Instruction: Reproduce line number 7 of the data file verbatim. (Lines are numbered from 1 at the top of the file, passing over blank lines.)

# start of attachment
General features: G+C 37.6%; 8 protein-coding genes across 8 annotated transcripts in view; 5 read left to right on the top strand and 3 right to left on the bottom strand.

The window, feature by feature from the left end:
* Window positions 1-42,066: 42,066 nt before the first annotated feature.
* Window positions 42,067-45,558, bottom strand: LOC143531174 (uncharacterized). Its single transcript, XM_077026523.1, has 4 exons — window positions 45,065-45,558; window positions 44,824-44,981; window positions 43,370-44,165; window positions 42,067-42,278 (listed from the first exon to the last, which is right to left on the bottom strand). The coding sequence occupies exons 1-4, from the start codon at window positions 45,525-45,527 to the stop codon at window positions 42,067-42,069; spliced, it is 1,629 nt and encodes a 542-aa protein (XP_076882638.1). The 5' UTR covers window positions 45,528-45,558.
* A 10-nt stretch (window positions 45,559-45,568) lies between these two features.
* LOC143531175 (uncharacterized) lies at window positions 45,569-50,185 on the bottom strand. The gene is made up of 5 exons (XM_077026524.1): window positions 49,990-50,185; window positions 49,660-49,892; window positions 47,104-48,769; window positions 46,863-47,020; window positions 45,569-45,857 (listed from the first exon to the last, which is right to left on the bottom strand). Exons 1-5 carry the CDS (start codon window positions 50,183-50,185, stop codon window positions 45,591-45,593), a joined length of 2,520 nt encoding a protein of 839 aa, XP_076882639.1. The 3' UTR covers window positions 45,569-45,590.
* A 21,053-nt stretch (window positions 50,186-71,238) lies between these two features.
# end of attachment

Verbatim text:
* A 21,053-nt stretch (window positions 50,186-71,238) lies between these two features.